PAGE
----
New Pokémon Snap takes the formula of the original game, released over twenty years ago, and refines it for modern audiences. It offers players you love Pokémon a chance to simply enjoy the creatures they've fallen in love with over the years without the stress of battling and levelling up. While the game's rating system can be a little cumbersome to understand at first, the sheer variety on display is enough to have franchise fans enthralled and will likely serve as an excellent springboard for players who've been thrown off by how daunting this oftentimes unapproachable series can seem from the outside. It's just some good vibes, man.
There are few games more relaxing than New Pokémon Snap. It’s the result of taking a universe known for its bright optimism, colourful creatures and generally relaxed attitude to gameplay and almost entirely removing the player from the equation. Well, that’s not entirely true. You’re still playing the game but this is a Pokémon for folks who don’t want to deal with stats and battles.
In New Pokémon Snap you’ll be seated in a fancy on-rails vehicle and glide through various habitats with the only goal being to take the best possible photograph you can. It’s chill, adorable and more complex than you might expect.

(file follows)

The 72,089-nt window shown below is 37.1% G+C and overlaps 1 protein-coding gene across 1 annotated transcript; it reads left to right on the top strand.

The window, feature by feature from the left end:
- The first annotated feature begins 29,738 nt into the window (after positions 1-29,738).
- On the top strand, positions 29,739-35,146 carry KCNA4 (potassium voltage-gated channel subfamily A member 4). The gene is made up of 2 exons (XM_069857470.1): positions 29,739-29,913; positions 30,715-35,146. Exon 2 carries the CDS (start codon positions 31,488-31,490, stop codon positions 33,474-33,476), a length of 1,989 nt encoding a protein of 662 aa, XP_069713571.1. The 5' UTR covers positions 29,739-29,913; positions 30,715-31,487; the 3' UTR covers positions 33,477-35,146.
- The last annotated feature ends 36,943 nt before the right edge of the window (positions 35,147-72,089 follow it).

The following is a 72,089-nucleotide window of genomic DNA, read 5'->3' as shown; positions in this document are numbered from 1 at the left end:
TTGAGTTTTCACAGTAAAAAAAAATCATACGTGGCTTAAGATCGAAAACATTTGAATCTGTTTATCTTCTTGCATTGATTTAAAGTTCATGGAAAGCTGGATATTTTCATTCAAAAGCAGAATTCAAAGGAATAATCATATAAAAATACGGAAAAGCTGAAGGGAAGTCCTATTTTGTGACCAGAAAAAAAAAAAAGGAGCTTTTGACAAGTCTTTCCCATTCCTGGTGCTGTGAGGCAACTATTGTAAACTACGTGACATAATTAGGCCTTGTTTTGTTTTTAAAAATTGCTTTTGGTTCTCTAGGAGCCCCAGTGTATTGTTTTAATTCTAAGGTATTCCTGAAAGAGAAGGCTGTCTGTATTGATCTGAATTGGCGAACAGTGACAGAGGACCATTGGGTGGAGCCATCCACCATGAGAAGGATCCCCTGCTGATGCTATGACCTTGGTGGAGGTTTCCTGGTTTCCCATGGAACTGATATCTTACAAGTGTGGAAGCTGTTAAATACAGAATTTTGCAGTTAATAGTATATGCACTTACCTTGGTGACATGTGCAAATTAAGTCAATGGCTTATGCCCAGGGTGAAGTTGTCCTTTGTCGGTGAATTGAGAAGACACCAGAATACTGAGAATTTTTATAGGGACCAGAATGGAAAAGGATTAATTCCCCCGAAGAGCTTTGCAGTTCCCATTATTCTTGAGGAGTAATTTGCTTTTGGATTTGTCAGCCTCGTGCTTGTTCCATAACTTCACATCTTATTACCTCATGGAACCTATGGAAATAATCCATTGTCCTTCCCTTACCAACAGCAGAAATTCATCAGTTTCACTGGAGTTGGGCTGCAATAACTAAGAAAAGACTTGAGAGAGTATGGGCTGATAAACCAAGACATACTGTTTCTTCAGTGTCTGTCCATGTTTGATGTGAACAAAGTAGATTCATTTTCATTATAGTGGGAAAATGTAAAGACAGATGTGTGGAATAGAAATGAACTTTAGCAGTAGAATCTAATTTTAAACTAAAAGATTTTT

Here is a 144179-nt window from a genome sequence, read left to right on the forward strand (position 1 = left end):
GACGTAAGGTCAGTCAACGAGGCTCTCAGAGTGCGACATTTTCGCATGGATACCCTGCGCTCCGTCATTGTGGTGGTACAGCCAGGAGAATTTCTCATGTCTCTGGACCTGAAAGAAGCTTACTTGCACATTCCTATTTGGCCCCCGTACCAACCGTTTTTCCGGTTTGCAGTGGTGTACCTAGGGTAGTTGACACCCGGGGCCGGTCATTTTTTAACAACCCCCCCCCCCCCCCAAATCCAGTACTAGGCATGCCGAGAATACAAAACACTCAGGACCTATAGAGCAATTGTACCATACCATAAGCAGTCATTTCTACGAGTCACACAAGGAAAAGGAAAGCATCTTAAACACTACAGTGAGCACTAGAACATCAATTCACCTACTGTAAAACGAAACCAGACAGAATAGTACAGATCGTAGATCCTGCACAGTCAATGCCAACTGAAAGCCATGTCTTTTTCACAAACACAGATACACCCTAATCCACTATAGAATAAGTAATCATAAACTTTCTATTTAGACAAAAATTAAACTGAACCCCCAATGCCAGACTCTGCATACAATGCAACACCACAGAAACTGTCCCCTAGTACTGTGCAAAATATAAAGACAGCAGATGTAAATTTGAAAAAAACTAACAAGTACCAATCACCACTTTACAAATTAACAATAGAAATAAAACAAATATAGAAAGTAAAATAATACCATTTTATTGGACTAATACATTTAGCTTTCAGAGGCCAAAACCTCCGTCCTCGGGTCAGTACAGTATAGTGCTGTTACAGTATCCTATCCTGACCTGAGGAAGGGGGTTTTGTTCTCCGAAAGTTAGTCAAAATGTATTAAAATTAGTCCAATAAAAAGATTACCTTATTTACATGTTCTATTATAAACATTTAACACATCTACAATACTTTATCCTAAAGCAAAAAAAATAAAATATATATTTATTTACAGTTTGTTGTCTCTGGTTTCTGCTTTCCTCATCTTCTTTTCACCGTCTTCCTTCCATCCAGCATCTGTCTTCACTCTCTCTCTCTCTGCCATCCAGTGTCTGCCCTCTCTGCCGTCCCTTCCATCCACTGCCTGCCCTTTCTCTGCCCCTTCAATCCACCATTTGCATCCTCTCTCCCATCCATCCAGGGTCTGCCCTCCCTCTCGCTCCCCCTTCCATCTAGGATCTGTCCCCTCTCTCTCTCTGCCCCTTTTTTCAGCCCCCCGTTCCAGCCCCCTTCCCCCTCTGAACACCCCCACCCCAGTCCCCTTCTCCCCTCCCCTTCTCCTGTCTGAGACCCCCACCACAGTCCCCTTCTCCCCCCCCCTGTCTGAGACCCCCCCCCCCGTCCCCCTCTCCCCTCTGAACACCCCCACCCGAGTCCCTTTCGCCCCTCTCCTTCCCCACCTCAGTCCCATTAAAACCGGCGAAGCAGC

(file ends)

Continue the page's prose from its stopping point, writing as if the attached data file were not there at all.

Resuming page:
While the general premise sounds basic… that’s because it is but that’s not a bad thing! You’ll arrive in the Lental region to be greeted by Professor Mirror who desperately needs your help researching the huge assortment of Pokémon scattered across the islands. You won’t be catching or battling them in the pursuit of being the best trainer on the island, you’re meant to serve as a National Geographic crew. Observe those creatures, both cute and terrifying, in their natural habitat and try to capture visual evidence of their behaviour.
Your pictures will be graded by Prof Mirror who uses a… less than intuitive grading system. The rarer a Pokémon’s behaviour the more star’s it’s worth: Common stuff like walking around is worth one star while something special like a Pichu and Grookey sleeping on top of a Torterra (which is adorable by the way) is worth four stars. Then those stars are ranked by bronze, silver, gold and platinum depending on the quality of the photo. It can be more than a little confusing at first, with shots you expect to rank well not achieving the grade you think they deserve and vice versa.
If you’re the type of person who cares deeply about your collection of Pokémon stills then you’ll likely come to grips with the system faster than someone who just likes watching the critters play and scurry about. There’s no real pressure to excel, New Pokémon Snap wants you to have fun and appreciate its world more than prove yourself as an amazing photographer.